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‘Rules’ in Need of Adjustment

November 18, 2015

I just finished reading Laszlo Bock’s ‘Work Rules’ and while I can’t say there’s anything wrong with the book I definitely think it needs an attitude adjustment.51Df4YVLvbL._SX329_BO1,204,203,200_

Bock is Google’s head of People Operations, which is an advanced version of what most people would know as human resources. Like many hi-tech firms, Google feels HR is an outdated term and doesn’t really explain what the department does. In truth, at least at Google, the department does a lot more than traditional HR departments.

But that’s really part of the problem. Bock presents a myriad of suggestions  for managing, promoting, recruiting and measuring employees or potential employees. Many of the procedures were developed at the company using statistical models developed by Google and all are presented as a common sense logical alternative to the way  other firms operate. A common refrain is simply “why would you do it any other way?”

This rationale comes despite that fact that the new procedures represent significant changes from the way Google used to do things, which were also supposedly based on statistical models and were  logical conclusions to the way things should be done.

Old methodology which has now been jettisoned include minimal middle management and the well known brain teasers which stumped thousands of job seekers.

Bock admits what everyone else in HR had been telling them for years: Everyone needs management and brain teasers only test how well someone can solve a specific problem, not overall creativity or performance.

The reality is, that despite their reliance on statistics, Google’s employee turnover  is no better than many other firms and they felt obliged to sign on to an illegal agreement with other tech firms not to poach employees. That case has been settled but the issue has not disappeared.

While there are a plethora of great ideas in the book, that many firms would do well to consider, my problem  is really an attitude issue. Much like a lot of other actions which aggravated many people, (such as private buses using public bus stops) Google seems to assume that what they do should not face the same scrutiny as others.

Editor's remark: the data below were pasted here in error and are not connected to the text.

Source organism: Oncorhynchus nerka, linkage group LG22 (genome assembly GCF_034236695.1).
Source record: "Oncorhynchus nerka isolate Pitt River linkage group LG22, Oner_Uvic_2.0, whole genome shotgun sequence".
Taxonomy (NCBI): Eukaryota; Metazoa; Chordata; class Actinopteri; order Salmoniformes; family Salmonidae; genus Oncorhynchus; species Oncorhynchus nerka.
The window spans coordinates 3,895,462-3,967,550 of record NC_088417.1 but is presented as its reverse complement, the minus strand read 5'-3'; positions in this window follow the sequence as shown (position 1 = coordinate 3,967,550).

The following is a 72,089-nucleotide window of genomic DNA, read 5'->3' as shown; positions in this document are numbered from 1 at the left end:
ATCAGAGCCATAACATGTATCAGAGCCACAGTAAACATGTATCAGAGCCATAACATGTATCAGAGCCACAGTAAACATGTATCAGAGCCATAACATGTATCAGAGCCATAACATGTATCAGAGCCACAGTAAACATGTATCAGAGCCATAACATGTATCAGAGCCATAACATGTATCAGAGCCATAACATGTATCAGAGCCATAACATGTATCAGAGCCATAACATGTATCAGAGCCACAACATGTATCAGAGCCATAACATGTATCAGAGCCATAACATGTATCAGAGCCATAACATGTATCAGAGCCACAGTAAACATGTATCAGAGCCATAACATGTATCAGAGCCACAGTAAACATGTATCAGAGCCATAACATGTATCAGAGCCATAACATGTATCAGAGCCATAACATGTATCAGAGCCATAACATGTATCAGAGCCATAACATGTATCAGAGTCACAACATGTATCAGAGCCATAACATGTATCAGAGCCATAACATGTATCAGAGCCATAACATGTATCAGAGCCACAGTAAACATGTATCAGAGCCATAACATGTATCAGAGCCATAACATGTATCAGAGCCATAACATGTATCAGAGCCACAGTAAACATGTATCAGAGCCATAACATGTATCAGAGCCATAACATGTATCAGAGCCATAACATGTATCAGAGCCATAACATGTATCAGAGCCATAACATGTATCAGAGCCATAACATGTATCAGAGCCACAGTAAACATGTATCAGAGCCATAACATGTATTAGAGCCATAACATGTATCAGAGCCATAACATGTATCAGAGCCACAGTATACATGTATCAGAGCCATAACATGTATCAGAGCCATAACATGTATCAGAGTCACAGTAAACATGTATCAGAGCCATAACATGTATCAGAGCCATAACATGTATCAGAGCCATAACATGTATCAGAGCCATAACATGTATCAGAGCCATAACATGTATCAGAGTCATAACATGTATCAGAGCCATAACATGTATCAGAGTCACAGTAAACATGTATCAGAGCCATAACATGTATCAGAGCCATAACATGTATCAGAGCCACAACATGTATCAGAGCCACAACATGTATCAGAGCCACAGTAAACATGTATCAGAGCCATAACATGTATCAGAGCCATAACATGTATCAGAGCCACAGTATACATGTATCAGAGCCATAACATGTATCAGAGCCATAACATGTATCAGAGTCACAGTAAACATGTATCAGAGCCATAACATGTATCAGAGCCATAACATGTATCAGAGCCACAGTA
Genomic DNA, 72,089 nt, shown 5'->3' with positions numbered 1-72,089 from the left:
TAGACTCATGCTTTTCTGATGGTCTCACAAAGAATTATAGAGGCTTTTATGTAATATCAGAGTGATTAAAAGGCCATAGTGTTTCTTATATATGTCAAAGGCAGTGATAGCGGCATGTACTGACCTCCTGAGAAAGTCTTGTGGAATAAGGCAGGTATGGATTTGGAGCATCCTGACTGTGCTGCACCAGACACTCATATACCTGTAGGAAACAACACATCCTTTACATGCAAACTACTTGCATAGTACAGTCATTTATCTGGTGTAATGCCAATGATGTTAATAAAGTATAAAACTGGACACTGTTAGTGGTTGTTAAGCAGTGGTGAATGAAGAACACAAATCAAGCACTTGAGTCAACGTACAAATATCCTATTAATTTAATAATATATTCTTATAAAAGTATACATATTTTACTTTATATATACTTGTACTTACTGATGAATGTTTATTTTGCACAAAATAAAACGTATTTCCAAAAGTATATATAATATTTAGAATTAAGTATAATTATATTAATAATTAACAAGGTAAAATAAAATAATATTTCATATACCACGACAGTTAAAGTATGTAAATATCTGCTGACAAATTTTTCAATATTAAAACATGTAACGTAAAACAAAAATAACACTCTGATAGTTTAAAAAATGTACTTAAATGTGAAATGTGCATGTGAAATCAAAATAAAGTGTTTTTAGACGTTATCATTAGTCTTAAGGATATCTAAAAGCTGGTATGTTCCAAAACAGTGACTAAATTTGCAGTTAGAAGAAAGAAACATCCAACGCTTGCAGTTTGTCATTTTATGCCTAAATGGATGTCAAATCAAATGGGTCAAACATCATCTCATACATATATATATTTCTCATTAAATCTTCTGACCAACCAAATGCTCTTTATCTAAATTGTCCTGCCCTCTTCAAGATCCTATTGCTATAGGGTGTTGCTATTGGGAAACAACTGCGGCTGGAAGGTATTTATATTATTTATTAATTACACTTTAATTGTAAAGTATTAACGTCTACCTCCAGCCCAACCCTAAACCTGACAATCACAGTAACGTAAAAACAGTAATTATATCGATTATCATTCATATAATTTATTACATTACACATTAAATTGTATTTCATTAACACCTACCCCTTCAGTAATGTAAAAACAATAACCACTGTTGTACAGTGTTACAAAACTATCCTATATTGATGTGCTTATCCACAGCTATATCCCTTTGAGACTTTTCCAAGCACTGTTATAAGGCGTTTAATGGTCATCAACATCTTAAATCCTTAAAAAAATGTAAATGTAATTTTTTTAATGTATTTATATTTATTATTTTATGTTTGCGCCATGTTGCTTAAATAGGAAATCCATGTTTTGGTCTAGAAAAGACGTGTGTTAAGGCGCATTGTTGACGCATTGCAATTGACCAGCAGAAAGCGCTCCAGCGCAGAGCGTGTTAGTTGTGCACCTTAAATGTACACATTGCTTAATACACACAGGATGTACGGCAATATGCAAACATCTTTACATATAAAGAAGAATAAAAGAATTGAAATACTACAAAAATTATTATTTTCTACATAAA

Other firms, they seem to feel, should be grateful that Google has shared their ideas so openly and should adopt them. That may be true, since there is a lot of bad management at most companies, but no-one likes to be told what is right for them.

In truth the best use for the book, might be for potential employees who want to figure out what principles will govern their potential employment.

And for that reason, I will suggest it for all my career clients, although I will warn them about the attitude adjustment that may be in order.

 

 

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Acing that Interview

July 6, 2015

Filed under: Coaching,Health,Management,Resumes — Tags: , , , , , — admin @ 7:46 am

The government tells us that 223,000 new jobs were added to the economy last month. That means that at least 500,000 people probably had interviews.

What was the difference between the folks who got the job and the those who are still looking? Obviously, I don’t know all the factors at play, but I can offer some suggestions to help you ace your next interview.

Dealing with Stress:

Job interviews are stressful. But you need to understand that stress is normal. It’s the body’s reaction to fear. Thousands of years ago our stress reaction, shut down unnecessary systems, to allow us to focus on evading that saber-toothed tiger.Echo-Examiner-How-Strong-was

Today we sweat to cool our body temperature, our heart pumps more blood to critical organs, such as the brain, and our nervous system – infused with a chemical surge –  alerts us to the slightest change in the environment.

This is good, it helps you focus your attention on the person in front of you and the questions being asked.

Knowing that your stress reaction is normal can help you relax.

A simple breathing exercise is one way to reduce your stress. Before you enter the building find a quiet spot where you can just sit and breathe deeply. Focus on your breath trying to visualize yourself as relaxed and calm.

And finally: smile –research shows that this one act, will help relax your mind and body.

What to Wear:

You need to dress like you already belong.

The assumption is that you have done some research before you applied, but now you need to explore the company culture.

Does everyone wear business attire every day? Do most men wear ties, are women expected to wear skirts or business suits? The only way to find out might be to visit before your interview.

At many places in Silicon Valley (i.e. Google, Facebook, Apple) what you wear is much different than your ‘uniform’ for a Wall Street Interview.

The old saying, ‘you never get a second chance to make a first impression,’ is true. When in doubt, a suit that says you are serious about the opportunity, is always the best choice. Looking sharper than your interviewer is always better than the other way around.

At the end of the interview I would rather be told, I’ll never wear my suit to work again, than I need a new wardrobe.

How to Act:

I was once told to mirror my interviewer. If he or she reached out to shake hands, fine, but don’t offer your sweaty palm first.

If the interviewer crossed their legs, I could too.